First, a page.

According to Article. 48 of Law 504 of 2002, media companies from the audiovisual field must also disclose the information on media ownership directly to the public through their websites. The requirement applies to all kind of information to be disclosed in accordance with the law. In particular, financial information must be updated and disclosed on an annual basis, while the other information must be always available to the public (requirement of the “permanent access” by the public, according to Article 48).[4]

Non-media specific transparency requirements: company law


In addition to the Audiovisual Law, another source of regulation for transparency of media ownership in Romania is company law which contains non-media specific transparency requirements. The relevant law, which is the Law 31 / 1990 on Trading Companies is applicable to all registered media company owning a license and forbids owners' anonymity: companies are therefore obliged to publish all the main information on ownership in the Trade Register Office (TRO) and to communicate changes.[4] All the constitutive deeds and the modifications are registered in the Trade Registry and published in the Official Journal. The specific information to be disclosed depends on the legal type of the company and might be different for each type of business organizations. However, the mandatory information for all companies are: names, the date and the place of birth, the address and the citizenship of the partners / shareholders (in case of natural persons); the name, the headquarter address and the nationality of the associates (in case of legal persons); the type, name, headquarters address and the company logo; the company's field of activity; the registered capital, including the contribution of each partner in cash or in kind; the number and the face value of the shares and the number of shares given to each partners; the managers of the company and their rights; the share given to each associate in case of profit and loss; secondary headquarters.[4]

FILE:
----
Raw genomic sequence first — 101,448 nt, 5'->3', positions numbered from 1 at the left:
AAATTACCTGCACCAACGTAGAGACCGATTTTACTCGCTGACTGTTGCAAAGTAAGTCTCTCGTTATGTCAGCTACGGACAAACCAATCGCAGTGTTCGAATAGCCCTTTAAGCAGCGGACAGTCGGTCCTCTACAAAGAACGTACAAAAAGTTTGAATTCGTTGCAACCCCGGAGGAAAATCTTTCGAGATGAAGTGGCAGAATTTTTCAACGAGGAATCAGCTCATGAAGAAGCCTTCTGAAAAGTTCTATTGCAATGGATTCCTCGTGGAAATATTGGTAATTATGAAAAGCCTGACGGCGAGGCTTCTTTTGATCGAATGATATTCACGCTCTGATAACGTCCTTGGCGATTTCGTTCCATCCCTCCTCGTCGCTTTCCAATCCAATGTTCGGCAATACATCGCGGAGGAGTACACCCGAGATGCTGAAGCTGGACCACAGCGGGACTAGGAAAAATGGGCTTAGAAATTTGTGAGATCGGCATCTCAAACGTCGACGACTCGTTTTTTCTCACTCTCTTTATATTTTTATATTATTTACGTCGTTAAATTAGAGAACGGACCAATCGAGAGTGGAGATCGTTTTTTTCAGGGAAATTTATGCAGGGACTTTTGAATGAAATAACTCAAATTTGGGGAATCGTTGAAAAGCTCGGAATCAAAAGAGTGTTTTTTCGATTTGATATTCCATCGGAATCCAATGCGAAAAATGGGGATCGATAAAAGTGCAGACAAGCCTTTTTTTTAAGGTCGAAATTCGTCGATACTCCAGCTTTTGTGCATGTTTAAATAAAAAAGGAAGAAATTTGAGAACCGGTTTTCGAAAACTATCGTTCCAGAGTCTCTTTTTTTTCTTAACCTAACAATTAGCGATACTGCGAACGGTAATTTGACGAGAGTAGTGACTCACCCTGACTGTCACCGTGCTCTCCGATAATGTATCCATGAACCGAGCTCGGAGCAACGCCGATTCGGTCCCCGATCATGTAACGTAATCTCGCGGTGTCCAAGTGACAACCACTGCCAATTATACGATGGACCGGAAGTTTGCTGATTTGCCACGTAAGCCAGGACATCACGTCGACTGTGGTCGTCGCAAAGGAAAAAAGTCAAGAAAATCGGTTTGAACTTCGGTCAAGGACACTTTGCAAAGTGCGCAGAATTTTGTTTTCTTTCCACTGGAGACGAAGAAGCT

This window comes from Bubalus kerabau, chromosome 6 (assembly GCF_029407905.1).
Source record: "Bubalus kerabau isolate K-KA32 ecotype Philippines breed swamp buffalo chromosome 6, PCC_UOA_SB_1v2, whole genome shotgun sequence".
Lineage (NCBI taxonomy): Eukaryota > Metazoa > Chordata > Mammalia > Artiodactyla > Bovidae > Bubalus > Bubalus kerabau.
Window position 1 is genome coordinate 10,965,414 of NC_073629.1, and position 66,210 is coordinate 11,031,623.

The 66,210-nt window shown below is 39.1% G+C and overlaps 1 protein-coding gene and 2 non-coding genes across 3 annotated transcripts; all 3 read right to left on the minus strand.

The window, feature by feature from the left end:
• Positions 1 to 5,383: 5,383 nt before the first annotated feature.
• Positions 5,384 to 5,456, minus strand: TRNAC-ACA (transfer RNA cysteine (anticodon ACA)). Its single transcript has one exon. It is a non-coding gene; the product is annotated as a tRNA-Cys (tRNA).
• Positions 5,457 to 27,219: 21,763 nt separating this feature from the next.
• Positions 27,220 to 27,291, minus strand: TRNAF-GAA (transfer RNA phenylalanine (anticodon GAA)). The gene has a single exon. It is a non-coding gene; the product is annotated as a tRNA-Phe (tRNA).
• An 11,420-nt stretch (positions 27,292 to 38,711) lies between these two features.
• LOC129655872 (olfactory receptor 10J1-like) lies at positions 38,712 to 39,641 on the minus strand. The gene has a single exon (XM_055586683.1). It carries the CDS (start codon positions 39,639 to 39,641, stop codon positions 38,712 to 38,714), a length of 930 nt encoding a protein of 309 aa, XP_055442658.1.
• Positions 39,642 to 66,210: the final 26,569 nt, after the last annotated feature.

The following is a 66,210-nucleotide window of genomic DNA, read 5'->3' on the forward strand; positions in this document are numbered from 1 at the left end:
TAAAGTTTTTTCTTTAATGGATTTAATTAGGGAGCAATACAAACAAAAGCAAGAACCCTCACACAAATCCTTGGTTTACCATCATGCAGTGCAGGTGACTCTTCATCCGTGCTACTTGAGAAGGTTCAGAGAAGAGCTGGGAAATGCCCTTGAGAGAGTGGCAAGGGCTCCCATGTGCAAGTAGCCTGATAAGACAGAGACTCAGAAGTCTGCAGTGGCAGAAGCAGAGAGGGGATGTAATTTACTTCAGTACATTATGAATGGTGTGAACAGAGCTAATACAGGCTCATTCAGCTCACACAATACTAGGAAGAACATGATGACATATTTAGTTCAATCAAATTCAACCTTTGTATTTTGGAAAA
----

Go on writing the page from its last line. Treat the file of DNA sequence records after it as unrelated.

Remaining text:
The public can directly access this data by requesting information from the Trade Registry. Also, since the constitutive documents are also published in the Official Journal, the public can consult this information through the institutional website of the Journal.[4]